European automakers seek protection from Chinese domination of rare earths
Latent tensions that previously made elements – also important for defense applications – a political pawn are stimulating efforts to source from outside China.
Last year, the US Department of Defense pledged to fund Australian producer Lynas to set up a processing plant in Texas that will initially cost around $ 30 million. Other companies advancing projects include Hastings Technology Metals and Peak Resources.
While automakers including BMW, GM and Toyota have sought to reduce the amount of rare earths – an average vehicle uses 3 kilograms (6.6 pounds) – switching to alternatives tends to make engines less efficient. . Tesla initially used induction motors that didn’t need magnets to power their electric cars, but shifted gears with the Model 3.
Renault’s electric vehicle engines have the particularity of not using rare earths.
“To have future security of supply, you have to create your own,” said Joanne Jia, vice president of China’s Hangzhou Permanent Magnet Group, which has developed magnets that can switch between two types of rare earths based. price. “The material is critical, but in very small quantities.”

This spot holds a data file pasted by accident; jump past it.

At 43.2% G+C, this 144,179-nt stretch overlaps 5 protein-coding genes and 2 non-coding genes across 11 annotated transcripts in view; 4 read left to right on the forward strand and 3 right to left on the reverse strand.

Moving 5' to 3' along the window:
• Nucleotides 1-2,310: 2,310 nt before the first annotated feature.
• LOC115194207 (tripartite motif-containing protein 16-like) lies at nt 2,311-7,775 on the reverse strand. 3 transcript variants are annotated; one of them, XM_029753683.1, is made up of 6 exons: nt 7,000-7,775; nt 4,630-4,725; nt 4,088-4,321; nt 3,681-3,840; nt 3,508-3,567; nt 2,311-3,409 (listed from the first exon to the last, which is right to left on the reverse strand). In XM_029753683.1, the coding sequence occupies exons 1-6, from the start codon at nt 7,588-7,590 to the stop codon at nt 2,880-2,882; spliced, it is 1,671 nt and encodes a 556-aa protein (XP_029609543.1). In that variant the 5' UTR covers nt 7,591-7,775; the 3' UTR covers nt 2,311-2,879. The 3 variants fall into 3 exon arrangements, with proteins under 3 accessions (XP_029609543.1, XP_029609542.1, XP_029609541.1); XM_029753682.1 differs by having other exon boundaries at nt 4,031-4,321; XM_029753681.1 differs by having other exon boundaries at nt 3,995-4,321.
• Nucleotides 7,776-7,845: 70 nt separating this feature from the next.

A new law in Germany on supply chain responsibility has also sparked interest, said Sherrington of Arafura. From 2023, companies will be held accountable for social standards across their entire supplier network, including waste, or face fines.
Sourcing efforts are also underway in Europe, which is now the leading region for electric vehicles and is poised to become the biggest consumer of elements. The European Union set up the European Raw Materials Alliance last year to help secure the supply of critical raw materials fueling the world’s most ambitious plan to tackle climate change. In rare earths, the alliance has identified 14 projects in Europe for an investment of 1.7 billion euros ($ 2 billion).
“There has always been awareness of addiction, but the availability, at a price, was good,” said Bernd Schaefer, CEO of ERMA. “It is now changing to a mindset of the huge cost of not having the material.”